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Take a closer look at Catholic cathedrals.

Cathedrals, like cars and clothes, dot the landscape in a myriad of shapes, sizes, and styles. As we Americans gear up for one of our favorite pastimes -- summer travel -- cathedrals will be popular destinations for the pilgrim's progress on the tourist trek.

Among my favorite cathedrals is Chartres, off the beaten track, a few hour's ride southwest of Paris. Many visitors to France satisfy their cathedral urges with the mighty Notre Dame in Paris. I recommend otherwise. What catches my eye and captures my imagination at Chartres, and there is a lot to gaze at and ponder in this most elaborately decorated cathedral, is the iconography around the Royal Portal -- the west entrance to the cathedral. The signs of the zodiac and several pagan personalities are among the sculpted figures there.

In today's world the signs of the zodiac reverberate with things New Age. What's so new about New Age? Why all this Christian fuss about New Age things? Here, in one of the most venerable cathedrals of Christendom, secular images stand in testimony to a wider, wonderful world. So, too, do the people also etched in stone there, among them Aristotle, Cicero, Euclid, Pythagoras, and Ptolemy. These are pagan peoples, not Christians, memorialized in the cathedral's stonework.

Maybe the division between who's Christian and who's not, who's in and who's out of the church is not so extreme after all. Might the veil that divides believers and nonbelievers be far more porous than currently portrayed by neoparochial purveyors of myopic Catholic identity?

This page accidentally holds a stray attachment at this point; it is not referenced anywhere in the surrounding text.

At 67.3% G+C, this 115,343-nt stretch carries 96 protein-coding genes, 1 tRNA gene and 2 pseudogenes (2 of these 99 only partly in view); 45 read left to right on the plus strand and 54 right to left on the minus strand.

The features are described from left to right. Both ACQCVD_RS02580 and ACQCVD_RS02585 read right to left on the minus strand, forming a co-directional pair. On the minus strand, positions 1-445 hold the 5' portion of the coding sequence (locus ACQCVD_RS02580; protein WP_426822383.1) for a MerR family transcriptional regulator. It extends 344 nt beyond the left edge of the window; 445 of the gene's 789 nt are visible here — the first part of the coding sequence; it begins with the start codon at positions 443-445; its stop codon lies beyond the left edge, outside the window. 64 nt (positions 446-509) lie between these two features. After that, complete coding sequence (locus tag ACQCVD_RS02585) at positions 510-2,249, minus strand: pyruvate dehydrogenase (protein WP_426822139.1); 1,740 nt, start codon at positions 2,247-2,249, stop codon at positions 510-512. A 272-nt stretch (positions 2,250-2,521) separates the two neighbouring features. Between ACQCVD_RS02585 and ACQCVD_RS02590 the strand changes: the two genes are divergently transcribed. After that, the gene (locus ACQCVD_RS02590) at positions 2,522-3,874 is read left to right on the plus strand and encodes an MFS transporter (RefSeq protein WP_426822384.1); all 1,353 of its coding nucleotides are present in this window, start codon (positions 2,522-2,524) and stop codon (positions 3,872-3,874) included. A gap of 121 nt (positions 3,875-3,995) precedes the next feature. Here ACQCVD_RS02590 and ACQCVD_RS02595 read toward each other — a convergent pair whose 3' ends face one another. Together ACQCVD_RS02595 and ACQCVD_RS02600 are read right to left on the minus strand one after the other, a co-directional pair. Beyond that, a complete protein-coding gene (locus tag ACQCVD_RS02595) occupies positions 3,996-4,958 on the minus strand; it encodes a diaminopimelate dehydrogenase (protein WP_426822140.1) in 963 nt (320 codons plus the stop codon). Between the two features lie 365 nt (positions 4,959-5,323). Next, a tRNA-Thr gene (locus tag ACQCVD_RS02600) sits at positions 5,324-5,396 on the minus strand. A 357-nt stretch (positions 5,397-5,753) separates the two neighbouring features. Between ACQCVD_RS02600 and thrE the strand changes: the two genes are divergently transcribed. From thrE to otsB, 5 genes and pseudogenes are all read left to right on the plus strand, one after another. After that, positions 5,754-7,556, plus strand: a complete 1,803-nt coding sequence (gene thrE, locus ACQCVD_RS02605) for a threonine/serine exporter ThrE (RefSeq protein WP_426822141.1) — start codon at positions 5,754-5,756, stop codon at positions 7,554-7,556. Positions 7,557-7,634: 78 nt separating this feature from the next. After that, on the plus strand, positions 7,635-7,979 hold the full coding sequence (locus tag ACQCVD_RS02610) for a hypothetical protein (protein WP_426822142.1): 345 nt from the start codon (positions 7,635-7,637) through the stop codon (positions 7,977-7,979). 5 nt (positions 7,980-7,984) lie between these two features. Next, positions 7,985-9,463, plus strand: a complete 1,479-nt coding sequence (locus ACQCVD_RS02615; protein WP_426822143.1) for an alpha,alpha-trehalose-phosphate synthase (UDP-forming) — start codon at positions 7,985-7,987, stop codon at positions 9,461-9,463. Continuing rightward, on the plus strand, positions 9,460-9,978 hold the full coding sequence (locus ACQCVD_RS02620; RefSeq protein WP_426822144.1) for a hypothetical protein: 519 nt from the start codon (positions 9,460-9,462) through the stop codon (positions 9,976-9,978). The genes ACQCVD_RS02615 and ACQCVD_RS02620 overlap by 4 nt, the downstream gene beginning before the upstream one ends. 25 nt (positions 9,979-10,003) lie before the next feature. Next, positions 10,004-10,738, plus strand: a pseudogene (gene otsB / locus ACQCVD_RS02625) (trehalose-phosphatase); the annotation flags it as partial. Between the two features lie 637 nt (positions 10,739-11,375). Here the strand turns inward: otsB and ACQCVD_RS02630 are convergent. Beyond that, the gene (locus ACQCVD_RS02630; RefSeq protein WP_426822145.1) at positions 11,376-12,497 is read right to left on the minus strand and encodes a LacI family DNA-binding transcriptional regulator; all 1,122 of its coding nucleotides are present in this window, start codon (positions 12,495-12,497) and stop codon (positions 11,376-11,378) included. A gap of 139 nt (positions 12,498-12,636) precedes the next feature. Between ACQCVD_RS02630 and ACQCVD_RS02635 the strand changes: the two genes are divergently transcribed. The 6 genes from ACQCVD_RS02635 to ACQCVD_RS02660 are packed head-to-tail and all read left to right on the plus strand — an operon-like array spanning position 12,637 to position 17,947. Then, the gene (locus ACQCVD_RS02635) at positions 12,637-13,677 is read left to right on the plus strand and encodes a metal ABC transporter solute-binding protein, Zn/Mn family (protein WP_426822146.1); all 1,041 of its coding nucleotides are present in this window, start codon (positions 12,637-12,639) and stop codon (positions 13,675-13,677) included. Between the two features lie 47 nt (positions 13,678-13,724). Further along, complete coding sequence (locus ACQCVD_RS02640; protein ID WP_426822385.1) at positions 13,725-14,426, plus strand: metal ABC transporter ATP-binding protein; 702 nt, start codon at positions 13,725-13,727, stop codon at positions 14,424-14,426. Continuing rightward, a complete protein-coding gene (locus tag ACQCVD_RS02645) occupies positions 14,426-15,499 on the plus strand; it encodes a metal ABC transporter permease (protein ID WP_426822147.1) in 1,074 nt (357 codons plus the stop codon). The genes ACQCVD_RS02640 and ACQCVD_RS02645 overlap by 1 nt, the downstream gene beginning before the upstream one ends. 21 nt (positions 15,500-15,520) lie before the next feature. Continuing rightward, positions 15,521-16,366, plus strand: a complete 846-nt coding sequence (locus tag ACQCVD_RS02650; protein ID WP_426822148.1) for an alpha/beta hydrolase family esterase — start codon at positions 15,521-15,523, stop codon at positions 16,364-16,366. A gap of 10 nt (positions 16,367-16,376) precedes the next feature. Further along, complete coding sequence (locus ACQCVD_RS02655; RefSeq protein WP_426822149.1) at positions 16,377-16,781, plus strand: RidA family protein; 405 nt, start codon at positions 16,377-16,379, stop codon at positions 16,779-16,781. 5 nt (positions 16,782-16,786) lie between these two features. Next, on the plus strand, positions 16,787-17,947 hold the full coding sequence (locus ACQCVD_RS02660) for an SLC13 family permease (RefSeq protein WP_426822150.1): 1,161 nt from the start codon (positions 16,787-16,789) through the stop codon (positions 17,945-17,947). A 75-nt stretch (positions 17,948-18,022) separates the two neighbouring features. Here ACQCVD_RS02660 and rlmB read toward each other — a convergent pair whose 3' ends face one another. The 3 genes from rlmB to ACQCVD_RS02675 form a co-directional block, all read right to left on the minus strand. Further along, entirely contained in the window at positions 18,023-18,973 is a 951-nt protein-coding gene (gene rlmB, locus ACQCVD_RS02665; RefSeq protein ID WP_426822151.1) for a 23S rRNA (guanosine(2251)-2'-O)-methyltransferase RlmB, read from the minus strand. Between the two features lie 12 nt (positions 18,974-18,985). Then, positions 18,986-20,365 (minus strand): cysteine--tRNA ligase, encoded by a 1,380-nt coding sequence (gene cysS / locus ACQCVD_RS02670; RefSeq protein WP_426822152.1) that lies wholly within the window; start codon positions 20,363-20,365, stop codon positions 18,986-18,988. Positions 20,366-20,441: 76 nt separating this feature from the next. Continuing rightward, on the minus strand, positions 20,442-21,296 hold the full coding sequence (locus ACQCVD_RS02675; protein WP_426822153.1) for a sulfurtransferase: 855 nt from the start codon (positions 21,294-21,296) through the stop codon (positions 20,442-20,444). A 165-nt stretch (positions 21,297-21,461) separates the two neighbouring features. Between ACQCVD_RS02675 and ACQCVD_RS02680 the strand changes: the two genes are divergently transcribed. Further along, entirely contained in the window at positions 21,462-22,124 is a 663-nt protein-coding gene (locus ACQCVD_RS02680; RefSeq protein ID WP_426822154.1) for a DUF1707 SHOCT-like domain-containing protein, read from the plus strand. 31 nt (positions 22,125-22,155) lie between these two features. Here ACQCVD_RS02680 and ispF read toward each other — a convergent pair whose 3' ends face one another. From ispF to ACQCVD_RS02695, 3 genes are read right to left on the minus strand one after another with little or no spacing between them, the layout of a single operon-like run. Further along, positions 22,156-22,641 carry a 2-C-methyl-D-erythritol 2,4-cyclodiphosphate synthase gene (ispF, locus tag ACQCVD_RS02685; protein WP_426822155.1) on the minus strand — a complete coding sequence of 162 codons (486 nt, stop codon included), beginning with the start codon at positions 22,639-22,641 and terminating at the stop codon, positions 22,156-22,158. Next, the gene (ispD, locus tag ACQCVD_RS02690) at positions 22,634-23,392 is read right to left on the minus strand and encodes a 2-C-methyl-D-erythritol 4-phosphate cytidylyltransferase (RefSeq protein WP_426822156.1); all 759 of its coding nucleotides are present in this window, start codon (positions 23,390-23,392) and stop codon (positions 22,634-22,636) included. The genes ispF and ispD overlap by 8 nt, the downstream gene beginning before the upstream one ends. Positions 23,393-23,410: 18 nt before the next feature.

What might a contemporary cathedral's iconography include if modeled after the vision that motivated the builders of Chartres? Imagine Georgia O'Keeffe, Albert Einstein, Jane Austen, Jean-Paul Sartre, Betty Friedan, Wolfgang Amadeus Mozart, Golda Meir, and Thomas Jefferson carved into the stonework of a contemporary cathedral. Even more astounding, imagine the spirituality etched into the consciousness of contemporary people by such iconography.

Whether pilgrim tourist or tourist pilgrim this summer, keep your eyes peeled and your mind open to the myriad of messages cathedrals hold for the observant. if you go to Chartres, pause before the Royal Portal in the west facade of the cathedral, see the signs of the zodiac, greet those great pagan thinkers, and say a prayer for all the world. Happy travels. Holy pilgrimage.

"Odds and Ends" columnist, Peter Gilmour, is faculty member in the Institute of Pastoral Studies, Loyola University. He can be reached in cyberspace at
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Author:Gilmour, Peter
Publication:U.S. Catholic
Article Type:Column
Date:Jun 1, 1997
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